Tucking into fresh seafood on a boat anchored in clear turquoise waters, which serves as a floating restaurant, Ahmed Yusuf can hardly believe he is in Mogadishu.
Nearby, on the pristine white shores of Lido beach, children scamper in pursuit of a football while locals stroll along or take a dip in the shallows of a notoriously shark-infested stretch of ocean.
In a city plagued by regular bombings by the Islamist group Al-Shabaab, leisure-seeking residents throng the beach which has seen a boom in construction of restaurants, prompting some business owners to get creative.
In January this year, Abdulkadir Mohamed Ibrahim, a 48-year-old Somali entrepreneur who returned to his country from Italy, built and fitted out a double-decker boat with plush chairs and tables where diners can enjoy fresh seafood, a fresh breeze and a sense of normality.
“Sometimes I don’t feel I’m in Mogadishu,” said customer Yusuf, who works for a non-governmental organisation.
“There is the sound of the waves and I watch the beautiful ocean while enjoying fresh seafood on the boat. I hope that we will have more of these kinds of businesses.”
Ibrahim had previously tried to launch several businesses in Mogadishu, such as a travel agency, which were ultimately unsuccessful, before stumbling upon the idea for the restaurant La Lanterna.
“When we saw developed countries that have floating restaurant boats which carry tourists, we came up with the idea of a restaurant where people can have a splendid time – and now we have a floating restaurant in Mogadishu,” he said.
Ibrahim said customers would place their orders two days before their booking, so food can be prepared onshore and brought aboard, as the boat does not have space for a kitchen. However it does have fridges for cold beverages.
The sea can be choppy sometimes, but customers happily grip their plates as they dine, and sometimes enjoy a long ride out to sea when it is calm.
“I built this boat with the help of friends and it has got a capacity of 40 people at the moment, but I am planning to expand the capacity to 50 in the future,” Ibrahim said.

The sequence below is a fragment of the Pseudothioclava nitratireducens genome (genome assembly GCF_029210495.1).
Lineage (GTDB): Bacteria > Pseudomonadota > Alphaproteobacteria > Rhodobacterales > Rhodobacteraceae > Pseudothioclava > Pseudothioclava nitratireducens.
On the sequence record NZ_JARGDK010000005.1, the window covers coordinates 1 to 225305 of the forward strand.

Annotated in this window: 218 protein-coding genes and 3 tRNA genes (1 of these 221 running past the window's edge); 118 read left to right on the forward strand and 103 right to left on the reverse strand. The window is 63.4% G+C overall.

“The sea is dark at night and there are no boats here at Lido beach except ours, so that is why I called it The Lantern, in Italian.”
‘People need entertainment’
Several restaurants began popping up along Lido beach after Al-Shabaab was chased out of the devastated capital by African Union peacekeepers fighting alongside government troops in 2011.
Improved security also saw a return of Somalis from the diaspora after the 1991 overthrow of president Siad Barre’s military regime ushered in decades of chaos and civil war.
The beach – a rare public space in the city – became a popular spot.
This made it a target for the Al-Qaeda-affiliated Shabaab, which continues to stage regular strikes on the city and in 2013 and 2016 launched deadly attacks on beachfront restaurants with suicide bombers, grenades and gunmen.
“Security of customers is the main concern . . . we try to ensure that people are searched properly before they board the boat. It is not as easy as coming to the beach where everybody has access,” said Ibrahim.
“We started this business and I hope others will follow suit. People need entertainment after days of work and stress and we are making reservations for more clients every day. Our aim is also to attract investors and tourists.”
Fadumo Ahmed Mohamud is visiting the restaurant for the first time on a visit home from the UK.
“This place is very beautiful, and the country is making relative improvement. Today we had our lunch on board the big boat on our beautiful ocean. This is an amazing experience which I never imagined these days, in this place,” she said.
The NGO worker Yusuf said he spends most weekends at Lido Beach and often dines at La Lanterna.
“It kills your stress as soon as you are boarded, I don’t fear blasts and suicide bombs because you distance yourself from the big buildings and enjoy the ocean,” he said.